Here in the Archives and Special Collections (ASC), you can find thousands of photographs of Las Cruces dating as far back as the 1880s. Looking through our photograph collections, you’ll find a visual record of the city’s evolution from a dusty horse-and-buggy town to the second largest city in the state of New Mexico. We have views of downtown Main Street through the generations, businesses around town, events like the Whole Enchilada Fiesta, construction and demolition of well-known landmarks, aerial views showing the city’s expansion, plus more. Here is a compilation of some of our collections that prominently feature Las Cruces:
The Branigan Memorial Library photograph collection contains nearly 400 images of Las Cruces and the surrounding area. Established in 1934, the first public library in Las Cruces began with funds left to the city by Alice Branigan in memory of her late husband, Captain Thomas Branigan. The original building was located on Main Street until 1979 when the current building located on the corner of Picacho and Main streets was built. The images in this collection can be found in our online database.
In April 1909, J.A. Horton opened his photography studio in Las Cruces on Main and Convent streets. In March 1919, shortly after the death of his son, Horton sold his studio and moved to Arizona. The business changed hands several times over the following years. In 1929, J.E. Ballard moved to Las Cruces and “inherited” Horton’s old films and plates. Ballard opened his own studio downtown and operated it until the mid-1950s. Sometime after 1954, the studio was acquired by Enrique Berroteran. The photographs in the collection, several thousand in number, cover the years 1929-1952 and include images of many businesses and locations around town, along with studio portraits of many residents. The collection is not yet available in our online database, but will be soon.
There are just over 10,000 photographs in this collection. James Flanagan was a U.S. Army veteran, Doña Ana County Sheriff’s deputy, Las Cruces Police chief, gun store owner, and photographer. During his time with the Doña Ana County Sheriff’s department he established a photography lab and photographed crime scenes and investigations. He also photographed local businesses and community events. Flanagan also collected early photos of Las Cruces and the region. His collection is a treasure trove of pictorial history. A portion of these photographs have been digitized and can be found in our online database. The finding aid includes a complete list of subjects.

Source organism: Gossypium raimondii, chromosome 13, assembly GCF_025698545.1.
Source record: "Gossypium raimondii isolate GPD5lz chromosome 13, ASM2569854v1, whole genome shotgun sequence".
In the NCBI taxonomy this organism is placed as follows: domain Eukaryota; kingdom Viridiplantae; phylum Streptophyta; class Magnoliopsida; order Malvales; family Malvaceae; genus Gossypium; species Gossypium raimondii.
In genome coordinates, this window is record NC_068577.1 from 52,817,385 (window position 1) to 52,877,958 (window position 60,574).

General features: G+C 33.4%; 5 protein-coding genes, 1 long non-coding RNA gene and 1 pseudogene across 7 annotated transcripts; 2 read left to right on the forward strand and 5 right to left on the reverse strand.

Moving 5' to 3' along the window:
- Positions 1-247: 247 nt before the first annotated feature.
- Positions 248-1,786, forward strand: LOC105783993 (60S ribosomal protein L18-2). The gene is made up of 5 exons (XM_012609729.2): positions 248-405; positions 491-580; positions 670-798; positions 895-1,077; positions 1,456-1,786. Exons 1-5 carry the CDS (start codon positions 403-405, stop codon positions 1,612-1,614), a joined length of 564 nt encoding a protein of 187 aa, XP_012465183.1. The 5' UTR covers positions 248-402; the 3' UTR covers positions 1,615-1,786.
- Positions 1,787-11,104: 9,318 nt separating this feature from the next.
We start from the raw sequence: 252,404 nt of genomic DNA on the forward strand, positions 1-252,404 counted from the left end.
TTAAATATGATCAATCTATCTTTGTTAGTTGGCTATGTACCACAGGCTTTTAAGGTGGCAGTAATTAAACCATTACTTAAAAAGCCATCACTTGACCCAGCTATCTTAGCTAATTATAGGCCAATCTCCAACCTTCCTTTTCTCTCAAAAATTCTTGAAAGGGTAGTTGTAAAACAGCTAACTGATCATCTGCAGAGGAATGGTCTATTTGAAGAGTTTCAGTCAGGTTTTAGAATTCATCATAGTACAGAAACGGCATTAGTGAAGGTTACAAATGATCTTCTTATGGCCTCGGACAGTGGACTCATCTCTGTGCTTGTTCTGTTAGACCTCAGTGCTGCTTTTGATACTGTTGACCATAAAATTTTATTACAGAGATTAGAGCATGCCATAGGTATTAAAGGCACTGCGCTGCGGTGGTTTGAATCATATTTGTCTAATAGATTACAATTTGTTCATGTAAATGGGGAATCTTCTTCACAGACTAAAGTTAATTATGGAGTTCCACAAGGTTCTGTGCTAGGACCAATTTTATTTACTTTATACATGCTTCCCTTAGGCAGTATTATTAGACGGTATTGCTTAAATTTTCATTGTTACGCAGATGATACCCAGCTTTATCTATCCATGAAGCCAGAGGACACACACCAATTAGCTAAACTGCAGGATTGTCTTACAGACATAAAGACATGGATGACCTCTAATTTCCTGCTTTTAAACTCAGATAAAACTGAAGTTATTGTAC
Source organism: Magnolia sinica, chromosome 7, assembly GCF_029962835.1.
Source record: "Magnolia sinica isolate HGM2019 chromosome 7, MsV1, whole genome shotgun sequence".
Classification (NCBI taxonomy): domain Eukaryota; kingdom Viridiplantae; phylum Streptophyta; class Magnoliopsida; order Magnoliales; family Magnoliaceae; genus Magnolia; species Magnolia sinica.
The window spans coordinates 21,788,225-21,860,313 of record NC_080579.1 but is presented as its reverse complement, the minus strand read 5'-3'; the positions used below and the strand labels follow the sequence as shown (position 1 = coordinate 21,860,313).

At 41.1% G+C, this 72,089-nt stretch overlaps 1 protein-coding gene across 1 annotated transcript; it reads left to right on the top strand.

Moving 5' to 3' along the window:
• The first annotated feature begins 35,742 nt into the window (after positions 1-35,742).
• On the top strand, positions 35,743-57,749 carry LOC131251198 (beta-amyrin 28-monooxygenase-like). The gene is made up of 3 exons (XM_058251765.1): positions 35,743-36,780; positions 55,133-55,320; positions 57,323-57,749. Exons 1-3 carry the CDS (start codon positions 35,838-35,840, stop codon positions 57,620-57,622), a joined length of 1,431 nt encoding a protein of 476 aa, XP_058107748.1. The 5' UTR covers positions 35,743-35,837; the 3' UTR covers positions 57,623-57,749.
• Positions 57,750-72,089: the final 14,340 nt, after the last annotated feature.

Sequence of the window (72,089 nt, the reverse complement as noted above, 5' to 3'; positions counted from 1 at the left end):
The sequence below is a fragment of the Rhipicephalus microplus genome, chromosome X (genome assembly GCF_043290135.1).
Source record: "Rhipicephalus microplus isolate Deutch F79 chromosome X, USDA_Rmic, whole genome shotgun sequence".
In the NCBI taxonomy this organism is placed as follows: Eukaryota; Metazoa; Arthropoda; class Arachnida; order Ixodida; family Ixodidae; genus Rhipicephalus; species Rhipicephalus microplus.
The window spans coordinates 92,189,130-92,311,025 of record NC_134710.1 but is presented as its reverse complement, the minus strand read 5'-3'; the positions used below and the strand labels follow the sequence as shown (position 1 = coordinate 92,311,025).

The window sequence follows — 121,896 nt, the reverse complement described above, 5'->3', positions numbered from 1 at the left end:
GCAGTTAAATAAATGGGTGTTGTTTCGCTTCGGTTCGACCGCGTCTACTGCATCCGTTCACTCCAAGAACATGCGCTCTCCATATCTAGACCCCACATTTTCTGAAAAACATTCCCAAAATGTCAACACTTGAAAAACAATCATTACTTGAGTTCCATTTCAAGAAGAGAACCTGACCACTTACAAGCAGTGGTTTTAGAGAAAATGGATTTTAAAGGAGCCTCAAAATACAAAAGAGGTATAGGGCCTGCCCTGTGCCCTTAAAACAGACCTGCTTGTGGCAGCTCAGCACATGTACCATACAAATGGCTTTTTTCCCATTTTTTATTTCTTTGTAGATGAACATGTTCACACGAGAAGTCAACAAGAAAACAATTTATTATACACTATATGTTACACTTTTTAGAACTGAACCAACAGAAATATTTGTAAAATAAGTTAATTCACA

The urban renewal movement that swept through the country after the second World War hit Las Cruces in 1968. Almost 200 buildings were leveled to create a covered pedestrian mall in hopes of competing with urban shopping centers and driving business to the downtown area. The project was a failure and caused irreparable damage to the once thriving city center. Photographs from the Las Cruces Urban Renewal Agency include areas and buildings before, during, and after demolition, people involved with the project, community meetings, and aerial views. The agency’s records are minimally processed and have not been digitized, but they are open to researchers.
David Sullenberger apprenticed with local photographers, Pat and Maurice Eby, and earned his Professional Photographers of America journeyman’s certificate, all before graduating high school. He built several businesses around commercial and architectural photography and taught at the high school, community college, and university levels. Mr. Sullenberger’s work has won numerous awards and has been published in Architectural Record, Progressive Architecture, and Better Homes and Gardens, among other publications. His photographs in ASC cover many local businesses and events, like the Whole Enchilada Fiesta. The collection has not been digitized, but is open to researchers.
With over one million images in our collections, Las Cruces is just one of many subjects we cover. Collections focus on New Mexico and the border region with subject matter including ranching, mining, agriculture, irrigation, New Mexico towns and landmarks, cultural heritage, social history and more. Images can be searched in our online database: https://archphotos.nmsu.edu and copies requested through our duplication request form: https://lib.nmsu.edu/archives/duplication.html.